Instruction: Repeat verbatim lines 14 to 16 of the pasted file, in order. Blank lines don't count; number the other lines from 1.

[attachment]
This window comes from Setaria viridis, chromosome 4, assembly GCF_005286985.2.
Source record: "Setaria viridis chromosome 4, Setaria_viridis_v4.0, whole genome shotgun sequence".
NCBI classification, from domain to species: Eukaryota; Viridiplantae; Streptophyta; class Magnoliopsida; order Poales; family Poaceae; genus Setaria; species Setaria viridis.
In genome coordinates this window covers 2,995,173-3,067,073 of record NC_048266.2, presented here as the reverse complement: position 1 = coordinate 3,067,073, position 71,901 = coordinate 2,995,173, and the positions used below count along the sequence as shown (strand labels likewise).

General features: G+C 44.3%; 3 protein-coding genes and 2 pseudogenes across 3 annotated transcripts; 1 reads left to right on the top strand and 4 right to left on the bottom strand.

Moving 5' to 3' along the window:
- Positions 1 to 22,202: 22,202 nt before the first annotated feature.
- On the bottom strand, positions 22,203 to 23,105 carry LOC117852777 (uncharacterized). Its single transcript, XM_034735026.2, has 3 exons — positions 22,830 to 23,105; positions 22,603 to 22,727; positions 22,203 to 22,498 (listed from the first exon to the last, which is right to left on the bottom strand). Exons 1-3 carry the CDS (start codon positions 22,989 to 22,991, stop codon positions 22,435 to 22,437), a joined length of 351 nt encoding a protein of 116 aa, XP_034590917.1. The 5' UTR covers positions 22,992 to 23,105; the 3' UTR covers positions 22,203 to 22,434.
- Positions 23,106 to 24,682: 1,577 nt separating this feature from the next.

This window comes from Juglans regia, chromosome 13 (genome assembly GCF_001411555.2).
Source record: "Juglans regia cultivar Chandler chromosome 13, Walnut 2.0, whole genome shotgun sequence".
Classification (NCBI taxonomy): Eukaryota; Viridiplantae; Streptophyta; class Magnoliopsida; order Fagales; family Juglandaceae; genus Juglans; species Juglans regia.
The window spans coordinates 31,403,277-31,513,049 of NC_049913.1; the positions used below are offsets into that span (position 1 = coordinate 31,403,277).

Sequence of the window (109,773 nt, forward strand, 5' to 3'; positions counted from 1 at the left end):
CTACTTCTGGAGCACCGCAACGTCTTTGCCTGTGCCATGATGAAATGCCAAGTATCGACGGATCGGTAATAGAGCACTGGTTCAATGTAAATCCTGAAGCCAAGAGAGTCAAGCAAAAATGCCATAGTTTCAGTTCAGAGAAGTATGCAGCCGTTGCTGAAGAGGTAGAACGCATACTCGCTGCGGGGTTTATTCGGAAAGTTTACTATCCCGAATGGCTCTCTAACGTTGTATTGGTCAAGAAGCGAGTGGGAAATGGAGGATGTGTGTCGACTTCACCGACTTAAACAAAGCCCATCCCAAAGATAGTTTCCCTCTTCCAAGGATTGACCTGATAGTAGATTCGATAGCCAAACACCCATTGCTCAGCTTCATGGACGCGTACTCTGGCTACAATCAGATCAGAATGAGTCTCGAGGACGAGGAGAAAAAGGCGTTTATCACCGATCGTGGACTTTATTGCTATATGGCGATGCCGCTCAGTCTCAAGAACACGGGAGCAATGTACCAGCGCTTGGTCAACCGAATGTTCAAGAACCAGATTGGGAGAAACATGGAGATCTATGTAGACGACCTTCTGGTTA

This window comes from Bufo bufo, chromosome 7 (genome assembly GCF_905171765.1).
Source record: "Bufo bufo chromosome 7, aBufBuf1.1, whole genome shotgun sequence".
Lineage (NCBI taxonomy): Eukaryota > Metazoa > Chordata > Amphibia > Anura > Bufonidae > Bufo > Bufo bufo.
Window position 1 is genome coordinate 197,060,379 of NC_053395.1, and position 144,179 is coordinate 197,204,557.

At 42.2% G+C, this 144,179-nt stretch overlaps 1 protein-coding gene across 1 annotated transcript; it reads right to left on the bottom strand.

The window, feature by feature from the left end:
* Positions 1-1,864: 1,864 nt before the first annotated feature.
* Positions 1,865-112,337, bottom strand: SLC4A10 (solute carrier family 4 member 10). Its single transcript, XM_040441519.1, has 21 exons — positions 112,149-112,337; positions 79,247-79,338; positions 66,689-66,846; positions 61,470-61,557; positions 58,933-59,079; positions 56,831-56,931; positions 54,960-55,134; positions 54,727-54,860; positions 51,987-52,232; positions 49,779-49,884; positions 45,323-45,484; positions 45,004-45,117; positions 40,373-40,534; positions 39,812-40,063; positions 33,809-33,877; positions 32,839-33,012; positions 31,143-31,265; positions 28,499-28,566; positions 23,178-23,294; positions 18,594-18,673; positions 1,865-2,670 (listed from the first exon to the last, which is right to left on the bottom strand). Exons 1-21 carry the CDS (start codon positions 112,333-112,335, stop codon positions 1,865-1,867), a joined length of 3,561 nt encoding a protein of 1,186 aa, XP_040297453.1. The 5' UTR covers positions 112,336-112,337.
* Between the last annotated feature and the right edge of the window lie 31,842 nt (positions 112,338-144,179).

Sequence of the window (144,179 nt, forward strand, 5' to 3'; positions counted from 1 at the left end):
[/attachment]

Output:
Sequence of the window (109,773 nt, forward strand, 5' to 3'; positions counted from 1 at the left end):
CTACTTCTGGAGCACCGCAACGTCTTTGCCTGTGCCATGATGAAATGCCAAGTATCGACGGATCGGTAATAGAGCACTGGTTCAATGTAAATCCTGAAGCCAAGAGAGTCAAGCAAAAATGCCATAGTTTCAGTTCAGAGAAGTATGCAGCCGTTGCTGAAGAGGTAGAACGCATACTCGCTGCGGGGTTTATTCGGAAAGTTTACTATCCCGAATGGCTCTCTAACGTTGTATTGGTCAAGAAGCGAGTGGGAAATGGAGGATGTGTGTCGACTTCACCGACTTAAACAAAGCCCATCCCAAAGATAGTTTCCCTCTTCCAAGGATTGACCTGATAGTAGATTCGATAGCCAAACACCCATTGCTCAGCTTCATGGACGCGTACTCTGGCTACAATCAGATCAGAATGAGTCTCGAGGACGAGGAGAAAAAGGCGTTTATCACCGATCGTGGACTTTATTGCTATATGGCGATGCCGCTCAGTCTCAAGAACACGGGAGCAATGTACCAGCGCTTGGTCAACCGAATGTTCAAGAACCAGATTGGGAGAAACATGGAGATCTATGTAGACGACCTTCTGGTTA

This window comes from Bufo bufo, chromosome 7 (genome assembly GCF_905171765.1).